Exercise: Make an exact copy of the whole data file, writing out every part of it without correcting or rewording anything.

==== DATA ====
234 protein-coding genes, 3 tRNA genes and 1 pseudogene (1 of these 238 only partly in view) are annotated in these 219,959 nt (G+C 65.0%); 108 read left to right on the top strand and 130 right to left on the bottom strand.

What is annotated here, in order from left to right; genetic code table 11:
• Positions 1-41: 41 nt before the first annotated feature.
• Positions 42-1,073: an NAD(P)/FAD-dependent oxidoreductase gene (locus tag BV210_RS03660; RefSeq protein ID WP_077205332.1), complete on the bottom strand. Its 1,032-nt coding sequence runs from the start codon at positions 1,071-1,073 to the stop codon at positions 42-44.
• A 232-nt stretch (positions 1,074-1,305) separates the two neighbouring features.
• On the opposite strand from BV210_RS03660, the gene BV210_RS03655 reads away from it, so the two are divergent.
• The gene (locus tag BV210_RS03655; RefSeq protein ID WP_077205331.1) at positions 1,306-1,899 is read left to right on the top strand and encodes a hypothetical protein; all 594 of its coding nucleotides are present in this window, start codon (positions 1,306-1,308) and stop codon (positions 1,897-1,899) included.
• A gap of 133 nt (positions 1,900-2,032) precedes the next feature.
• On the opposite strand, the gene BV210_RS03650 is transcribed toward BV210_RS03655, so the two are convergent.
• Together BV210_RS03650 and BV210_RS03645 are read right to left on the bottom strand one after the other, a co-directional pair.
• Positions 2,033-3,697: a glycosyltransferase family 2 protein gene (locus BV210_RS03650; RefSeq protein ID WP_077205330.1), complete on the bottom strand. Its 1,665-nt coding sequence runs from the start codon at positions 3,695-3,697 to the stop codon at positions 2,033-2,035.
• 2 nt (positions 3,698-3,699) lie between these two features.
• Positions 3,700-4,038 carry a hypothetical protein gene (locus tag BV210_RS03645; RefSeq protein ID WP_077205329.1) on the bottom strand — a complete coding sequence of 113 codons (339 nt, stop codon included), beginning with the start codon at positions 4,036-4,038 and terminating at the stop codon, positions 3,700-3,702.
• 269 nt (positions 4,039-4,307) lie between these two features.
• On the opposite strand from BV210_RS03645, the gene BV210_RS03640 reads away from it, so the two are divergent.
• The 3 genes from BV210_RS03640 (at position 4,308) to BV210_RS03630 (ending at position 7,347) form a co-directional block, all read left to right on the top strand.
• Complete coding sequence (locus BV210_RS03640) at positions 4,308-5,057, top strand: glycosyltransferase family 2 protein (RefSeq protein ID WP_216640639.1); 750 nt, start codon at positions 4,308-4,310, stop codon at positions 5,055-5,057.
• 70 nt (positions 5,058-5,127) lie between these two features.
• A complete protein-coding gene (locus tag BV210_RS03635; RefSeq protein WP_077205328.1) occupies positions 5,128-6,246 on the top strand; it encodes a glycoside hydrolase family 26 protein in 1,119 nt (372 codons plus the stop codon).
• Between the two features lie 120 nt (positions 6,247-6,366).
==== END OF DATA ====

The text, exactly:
234 protein-coding genes, 3 tRNA genes and 1 pseudogene (1 of these 238 only partly in view) are annotated in these 219,959 nt (G+C 65.0%); 108 read left to right on the top strand and 130 right to left on the bottom strand.

What is annotated here, in order from left to right; genetic code table 11:
• Positions 1-41: 41 nt before the first annotated feature.
• Positions 42-1,073: an NAD(P)/FAD-dependent oxidoreductase gene (locus tag BV210_RS03660; RefSeq protein ID WP_077205332.1), complete on the bottom strand. Its 1,032-nt coding sequence runs from the start codon at positions 1,071-1,073 to the stop codon at positions 42-44.
• A 232-nt stretch (positions 1,074-1,305) separates the two neighbouring features.
• On the opposite strand from BV210_RS03660, the gene BV210_RS03655 reads away from it, so the two are divergent.
• The gene (locus tag BV210_RS03655; RefSeq protein ID WP_077205331.1) at positions 1,306-1,899 is read left to right on the top strand and encodes a hypothetical protein; all 594 of its coding nucleotides are present in this window, start codon (positions 1,306-1,308) and stop codon (positions 1,897-1,899) included.
• A gap of 133 nt (positions 1,900-2,032) precedes the next feature.
• On the opposite strand, the gene BV210_RS03650 is transcribed toward BV210_RS03655, so the two are convergent.
• Together BV210_RS03650 and BV210_RS03645 are read right to left on the bottom strand one after the other, a co-directional pair.
• Positions 2,033-3,697: a glycosyltransferase family 2 protein gene (locus BV210_RS03650; RefSeq protein ID WP_077205330.1), complete on the bottom strand. Its 1,665-nt coding sequence runs from the start codon at positions 3,695-3,697 to the stop codon at positions 2,033-2,035.
• 2 nt (positions 3,698-3,699) lie between these two features.
• Positions 3,700-4,038 carry a hypothetical protein gene (locus tag BV210_RS03645; RefSeq protein ID WP_077205329.1) on the bottom strand — a complete coding sequence of 113 codons (339 nt, stop codon included), beginning with the start codon at positions 4,036-4,038 and terminating at the stop codon, positions 3,700-3,702.
• 269 nt (positions 4,039-4,307) lie between these two features.
• On the opposite strand from BV210_RS03645, the gene BV210_RS03640 reads away from it, so the two are divergent.
• The 3 genes from BV210_RS03640 (at position 4,308) to BV210_RS03630 (ending at position 7,347) form a co-directional block, all read left to right on the top strand.
• Complete coding sequence (locus BV210_RS03640) at positions 4,308-5,057, top strand: glycosyltransferase family 2 protein (RefSeq protein ID WP_216640639.1); 750 nt, start codon at positions 4,308-4,310, stop codon at positions 5,055-5,057.
• 70 nt (positions 5,058-5,127) lie between these two features.
• A complete protein-coding gene (locus tag BV210_RS03635; RefSeq protein WP_077205328.1) occupies positions 5,128-6,246 on the top strand; it encodes a glycoside hydrolase family 26 protein in 1,119 nt (372 codons plus the stop codon).
• Between the two features lie 120 nt (positions 6,247-6,366).